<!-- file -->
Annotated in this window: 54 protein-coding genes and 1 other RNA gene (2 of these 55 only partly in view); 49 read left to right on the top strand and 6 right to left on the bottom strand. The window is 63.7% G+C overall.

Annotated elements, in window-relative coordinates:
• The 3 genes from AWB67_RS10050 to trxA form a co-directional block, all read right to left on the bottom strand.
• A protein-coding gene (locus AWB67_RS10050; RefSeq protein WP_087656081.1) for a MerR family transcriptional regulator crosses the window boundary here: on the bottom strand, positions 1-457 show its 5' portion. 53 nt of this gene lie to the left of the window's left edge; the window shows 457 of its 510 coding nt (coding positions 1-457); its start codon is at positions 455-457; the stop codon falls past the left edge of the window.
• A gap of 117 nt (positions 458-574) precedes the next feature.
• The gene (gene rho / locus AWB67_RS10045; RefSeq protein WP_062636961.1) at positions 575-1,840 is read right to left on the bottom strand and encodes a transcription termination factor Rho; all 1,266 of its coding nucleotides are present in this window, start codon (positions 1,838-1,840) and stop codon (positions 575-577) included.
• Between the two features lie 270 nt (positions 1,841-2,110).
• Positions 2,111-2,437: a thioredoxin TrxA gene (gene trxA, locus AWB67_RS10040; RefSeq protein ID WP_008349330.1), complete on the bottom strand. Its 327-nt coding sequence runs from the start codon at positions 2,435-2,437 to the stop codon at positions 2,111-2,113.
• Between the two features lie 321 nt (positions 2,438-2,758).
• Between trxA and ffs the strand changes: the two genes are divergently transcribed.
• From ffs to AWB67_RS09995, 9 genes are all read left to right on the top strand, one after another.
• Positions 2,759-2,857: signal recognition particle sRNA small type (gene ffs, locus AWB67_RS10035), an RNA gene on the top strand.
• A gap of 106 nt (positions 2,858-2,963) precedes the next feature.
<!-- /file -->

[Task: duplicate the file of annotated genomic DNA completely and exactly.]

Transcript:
Annotated in this window: 54 protein-coding genes and 1 other RNA gene (2 of these 55 only partly in view); 49 read left to right on the top strand and 6 right to left on the bottom strand. The window is 63.7% G+C overall.

Annotated elements, in window-relative coordinates:
• The 3 genes from AWB67_RS10050 to trxA form a co-directional block, all read right to left on the bottom strand.
• A protein-coding gene (locus AWB67_RS10050; RefSeq protein WP_087656081.1) for a MerR family transcriptional regulator crosses the window boundary here: on the bottom strand, positions 1-457 show its 5' portion. 53 nt of this gene lie to the left of the window's left edge; the window shows 457 of its 510 coding nt (coding positions 1-457); its start codon is at positions 455-457; the stop codon falls past the left edge of the window.
• A gap of 117 nt (positions 458-574) precedes the next feature.
• The gene (gene rho / locus AWB67_RS10045; RefSeq protein WP_062636961.1) at positions 575-1,840 is read right to left on the bottom strand and encodes a transcription termination factor Rho; all 1,266 of its coding nucleotides are present in this window, start codon (positions 1,838-1,840) and stop codon (positions 575-577) included.
• Between the two features lie 270 nt (positions 1,841-2,110).
• Positions 2,111-2,437: a thioredoxin TrxA gene (gene trxA, locus AWB67_RS10040; RefSeq protein ID WP_008349330.1), complete on the bottom strand. Its 327-nt coding sequence runs from the start codon at positions 2,435-2,437 to the stop codon at positions 2,111-2,113.
• Between the two features lie 321 nt (positions 2,438-2,758).
• Between trxA and ffs the strand changes: the two genes are divergently transcribed.
• From ffs to AWB67_RS09995, 9 genes are all read left to right on the top strand, one after another.
• Positions 2,759-2,857: signal recognition particle sRNA small type (gene ffs, locus AWB67_RS10035), an RNA gene on the top strand.
• A gap of 106 nt (positions 2,858-2,963) precedes the next feature.